EBRD Preparing to Issue Discussion Paper on Disclosure

5 October 2007

The European Bank for Reconstruction and Development is very close to putting out a "discussion paper" as a first step in a review of its Public Information Policy (PIP) and inviting public comments, according to an EBRD official.

The information policy review is being done in parallel with an ongoing review of the EBRD’s environmental policies, and both will be the subject of consultation meetings. The aim is to complete both policies by the time of the EBRD annual meeting in May 2008.

The discussion paper on the PIP should be released "very soon," meaning "weeks not months," the official said. It will not make specific proposals for change, the official said, but rather will identify the issues generally and invite reactions.

The first day of the planned outreach meetings will focus on the environmental proposals, which include some disclosure-related elements. The second day will be about the PIP. They were to have begun in October, but have been somewhat delayed, and there are no set dates at this time.

In addition, there will be a 30-day public comment period, after which the staff will prepare a draft policy.

That draft policy will be posted in advance of the public consultations, although it will not be subject to another round of written comments, the official said. Nongovernmental organizations have asked for two commenting stages.

Environmental Proposal Addresses Disclosure

The issues paper on environmental policy emphasizes that the two topics be considered together, suggesting that the environmental disclosure rules be integrated into the PIP.

It states: "The EBRD Public Information Policy (PIP, 2006), refers to the 2003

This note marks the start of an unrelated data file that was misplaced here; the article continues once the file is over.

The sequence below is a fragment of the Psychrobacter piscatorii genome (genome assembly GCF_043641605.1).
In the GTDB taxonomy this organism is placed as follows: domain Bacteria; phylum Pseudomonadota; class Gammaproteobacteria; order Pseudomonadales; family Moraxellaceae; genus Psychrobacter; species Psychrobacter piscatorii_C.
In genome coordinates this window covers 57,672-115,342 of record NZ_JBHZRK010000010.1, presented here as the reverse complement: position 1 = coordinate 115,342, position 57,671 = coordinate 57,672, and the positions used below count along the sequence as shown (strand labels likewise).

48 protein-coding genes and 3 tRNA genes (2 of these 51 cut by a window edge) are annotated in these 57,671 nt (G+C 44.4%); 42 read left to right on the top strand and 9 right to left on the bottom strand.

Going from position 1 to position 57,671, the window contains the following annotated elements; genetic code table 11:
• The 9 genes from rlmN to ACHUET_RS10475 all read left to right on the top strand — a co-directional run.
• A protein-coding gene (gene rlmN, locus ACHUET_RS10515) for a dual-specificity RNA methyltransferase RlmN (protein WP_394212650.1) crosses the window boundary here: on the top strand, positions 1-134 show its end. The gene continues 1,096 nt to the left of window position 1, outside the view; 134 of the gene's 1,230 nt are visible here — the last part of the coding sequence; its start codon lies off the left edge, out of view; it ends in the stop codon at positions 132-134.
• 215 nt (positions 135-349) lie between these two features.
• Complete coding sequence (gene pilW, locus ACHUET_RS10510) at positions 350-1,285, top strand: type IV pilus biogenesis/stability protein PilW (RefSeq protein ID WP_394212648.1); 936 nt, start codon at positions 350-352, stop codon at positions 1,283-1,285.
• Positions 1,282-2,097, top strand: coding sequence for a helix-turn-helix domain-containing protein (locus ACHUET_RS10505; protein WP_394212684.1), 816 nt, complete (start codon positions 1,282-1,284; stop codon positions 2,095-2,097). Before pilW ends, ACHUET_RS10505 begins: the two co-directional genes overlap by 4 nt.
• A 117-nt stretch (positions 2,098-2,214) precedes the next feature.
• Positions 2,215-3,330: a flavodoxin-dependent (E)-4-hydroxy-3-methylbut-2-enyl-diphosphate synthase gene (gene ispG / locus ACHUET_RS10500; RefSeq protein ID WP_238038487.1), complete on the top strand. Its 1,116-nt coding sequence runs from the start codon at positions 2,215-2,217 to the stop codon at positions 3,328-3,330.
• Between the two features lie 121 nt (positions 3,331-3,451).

Environmental Policy for requirements related to disclosure of environmental and social information. However, the current Environmental Policy is not as clear as it could be as to what these disclosure requirements are. The Bank now suggests that the PIP be revised to include all commitments related to the Bank’s disclosure of information, including environmental and social information, and to include more clarity on confidentiality. The PIP would then contain all EBRD-related disclosure requirements, whilst the new Environmental and Social Policy would set out the consultation and disclosure obligations of the client. This would avoid confusion for clients and other stakeholders, and clarify the applicability of important PIP components such as the definition of confidentiality and the appeal mechanism."
The issues paper raises substantive disclosure issues. For example, it suggests, "One issue for clarification is to separate the sponsor’s responsibilities for community engagement (be it disclosure of information, consultation or dealing with grievances) throughout the project cycle from EBRD’s own disclosure requirements." The issues paper goes on to identify a variety of possible options.

Comments on the issues paper were due in early July.

Bankwatch Urges More Disclosure

The idea of integrating the disclosure requirements was supported by the CEE Bankwatch Network in its comments.

The group also suggested numerous specific disclosure improvements. This section of the comments began: "As a majority of project-specific environmental information produced during the project cycle remains confidential, the PIP needs to be expanded to include a robust set of disclosure requirements for the EBRD."

CEE Bankwatch continued: "In order to more fully balance its dual mandate, the EBRD should continually provide project information to stakeholders both before and after Project Summary Documents (PSD) are released, and prior to the project completion evaluations of the Evaluation Department. The PIP should include disclosure requirements for environmental information produced throughout the project cycle, including the initial phases of project preparation and appraisal, and the latter stages of implementation and completion."

Making a pitch for broad reform of the PIP, the group also stated: "One way to achieve substantive increases in transparency of operations during the project cycle is for the EBRD to adopt a genuine presumption in favour of disclosure. Such a presumption was advocated during the recent revision of the PIP, and while the bank has made some important steps in this direction, it still has some areas in which to progress further towards openness."

By Toby McIntosh

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Filed under: IFTI Watch


In this column, Washington, D.C.-based journalist Toby J. McIntosh reports on the latest developments in information disclosure in International Financial and Trade Institutions (IFTI).
Contact: freeinfo@gwu.edu or
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